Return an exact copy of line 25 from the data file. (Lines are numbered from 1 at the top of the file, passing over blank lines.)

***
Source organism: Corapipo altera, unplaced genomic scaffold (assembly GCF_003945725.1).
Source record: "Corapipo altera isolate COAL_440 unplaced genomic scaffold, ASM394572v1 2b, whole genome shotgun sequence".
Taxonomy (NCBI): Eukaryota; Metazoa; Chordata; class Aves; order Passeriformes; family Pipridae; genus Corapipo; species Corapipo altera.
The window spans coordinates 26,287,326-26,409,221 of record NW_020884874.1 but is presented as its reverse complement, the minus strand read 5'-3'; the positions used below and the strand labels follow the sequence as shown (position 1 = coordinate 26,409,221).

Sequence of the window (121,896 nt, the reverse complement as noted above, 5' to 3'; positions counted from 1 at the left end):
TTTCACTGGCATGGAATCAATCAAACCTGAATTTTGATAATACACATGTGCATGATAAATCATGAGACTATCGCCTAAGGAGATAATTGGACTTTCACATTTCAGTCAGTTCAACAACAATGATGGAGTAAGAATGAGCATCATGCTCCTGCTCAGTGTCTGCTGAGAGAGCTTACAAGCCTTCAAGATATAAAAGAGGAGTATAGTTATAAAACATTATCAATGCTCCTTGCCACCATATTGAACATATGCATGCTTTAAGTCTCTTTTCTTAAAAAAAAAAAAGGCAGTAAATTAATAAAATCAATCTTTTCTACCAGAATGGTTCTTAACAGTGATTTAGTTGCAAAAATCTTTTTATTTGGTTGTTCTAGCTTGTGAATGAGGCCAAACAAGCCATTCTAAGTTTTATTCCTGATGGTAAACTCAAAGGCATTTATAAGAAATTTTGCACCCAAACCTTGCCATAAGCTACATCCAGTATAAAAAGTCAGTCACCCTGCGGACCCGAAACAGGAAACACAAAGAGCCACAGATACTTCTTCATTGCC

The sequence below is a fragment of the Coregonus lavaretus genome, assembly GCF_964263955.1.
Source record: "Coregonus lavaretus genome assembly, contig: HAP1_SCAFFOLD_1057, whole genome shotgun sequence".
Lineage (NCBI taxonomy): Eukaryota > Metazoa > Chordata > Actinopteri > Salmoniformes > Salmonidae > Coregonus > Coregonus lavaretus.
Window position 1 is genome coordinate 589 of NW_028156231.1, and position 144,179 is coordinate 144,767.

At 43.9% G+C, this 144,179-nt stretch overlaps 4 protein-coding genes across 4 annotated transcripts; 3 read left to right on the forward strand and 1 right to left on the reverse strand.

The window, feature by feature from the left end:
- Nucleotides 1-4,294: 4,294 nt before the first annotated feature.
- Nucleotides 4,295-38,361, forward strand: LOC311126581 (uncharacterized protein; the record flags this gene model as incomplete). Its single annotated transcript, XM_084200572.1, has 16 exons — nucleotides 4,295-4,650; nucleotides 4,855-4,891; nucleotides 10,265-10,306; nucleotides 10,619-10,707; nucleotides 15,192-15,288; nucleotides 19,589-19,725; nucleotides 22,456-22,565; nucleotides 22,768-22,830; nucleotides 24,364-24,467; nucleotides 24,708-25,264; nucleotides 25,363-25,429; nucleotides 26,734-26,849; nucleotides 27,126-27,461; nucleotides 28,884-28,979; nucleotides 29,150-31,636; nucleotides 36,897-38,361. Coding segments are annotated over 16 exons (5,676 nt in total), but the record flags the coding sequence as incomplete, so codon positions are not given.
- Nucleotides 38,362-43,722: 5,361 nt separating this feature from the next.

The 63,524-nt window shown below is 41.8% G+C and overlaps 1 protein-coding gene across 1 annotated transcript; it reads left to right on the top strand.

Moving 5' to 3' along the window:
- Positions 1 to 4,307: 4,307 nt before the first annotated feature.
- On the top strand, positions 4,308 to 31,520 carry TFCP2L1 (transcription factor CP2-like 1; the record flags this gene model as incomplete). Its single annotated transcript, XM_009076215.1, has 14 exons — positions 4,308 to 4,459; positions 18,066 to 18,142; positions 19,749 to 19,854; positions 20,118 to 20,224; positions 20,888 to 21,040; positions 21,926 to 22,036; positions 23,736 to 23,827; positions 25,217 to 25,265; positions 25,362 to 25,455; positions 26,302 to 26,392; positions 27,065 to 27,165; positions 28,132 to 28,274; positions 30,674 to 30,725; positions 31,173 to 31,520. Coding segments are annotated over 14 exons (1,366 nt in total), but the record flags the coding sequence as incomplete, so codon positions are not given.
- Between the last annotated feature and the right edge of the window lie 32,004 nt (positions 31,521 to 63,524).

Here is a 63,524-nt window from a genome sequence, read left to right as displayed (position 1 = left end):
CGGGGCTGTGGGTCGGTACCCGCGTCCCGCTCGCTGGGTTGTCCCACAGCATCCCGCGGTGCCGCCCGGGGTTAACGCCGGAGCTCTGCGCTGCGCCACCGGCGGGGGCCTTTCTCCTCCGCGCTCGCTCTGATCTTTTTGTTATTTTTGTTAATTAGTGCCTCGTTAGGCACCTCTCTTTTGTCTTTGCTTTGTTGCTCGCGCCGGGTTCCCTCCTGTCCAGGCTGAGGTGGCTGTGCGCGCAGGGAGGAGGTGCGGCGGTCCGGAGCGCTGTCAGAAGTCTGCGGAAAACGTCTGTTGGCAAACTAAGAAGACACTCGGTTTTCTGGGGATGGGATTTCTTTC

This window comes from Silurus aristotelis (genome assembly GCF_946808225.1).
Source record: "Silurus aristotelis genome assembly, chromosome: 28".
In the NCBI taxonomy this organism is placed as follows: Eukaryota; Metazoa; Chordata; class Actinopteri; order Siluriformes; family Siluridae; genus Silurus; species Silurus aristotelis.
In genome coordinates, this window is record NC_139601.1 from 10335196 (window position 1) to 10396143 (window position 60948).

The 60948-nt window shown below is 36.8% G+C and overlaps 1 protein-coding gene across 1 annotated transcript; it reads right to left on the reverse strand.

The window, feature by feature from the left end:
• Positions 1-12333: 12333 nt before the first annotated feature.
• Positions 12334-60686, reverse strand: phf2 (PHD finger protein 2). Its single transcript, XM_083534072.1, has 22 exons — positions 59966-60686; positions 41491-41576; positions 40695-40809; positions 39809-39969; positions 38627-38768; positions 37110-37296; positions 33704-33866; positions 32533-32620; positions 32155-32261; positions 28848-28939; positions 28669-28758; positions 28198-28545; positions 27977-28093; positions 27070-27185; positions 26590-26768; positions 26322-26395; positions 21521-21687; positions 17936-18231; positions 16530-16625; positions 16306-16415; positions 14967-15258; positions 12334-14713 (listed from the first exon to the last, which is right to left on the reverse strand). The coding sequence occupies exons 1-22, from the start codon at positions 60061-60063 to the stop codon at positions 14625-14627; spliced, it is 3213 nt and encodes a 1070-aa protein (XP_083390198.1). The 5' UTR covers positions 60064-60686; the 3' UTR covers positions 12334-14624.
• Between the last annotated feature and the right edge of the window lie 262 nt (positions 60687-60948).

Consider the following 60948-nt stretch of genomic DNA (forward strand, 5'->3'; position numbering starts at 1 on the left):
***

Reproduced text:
In the NCBI taxonomy this organism is placed as follows: Eukaryota; Metazoa; Chordata; class Actinopteri; order Siluriformes; family Siluridae; genus Silurus; species Silurus aristotelis.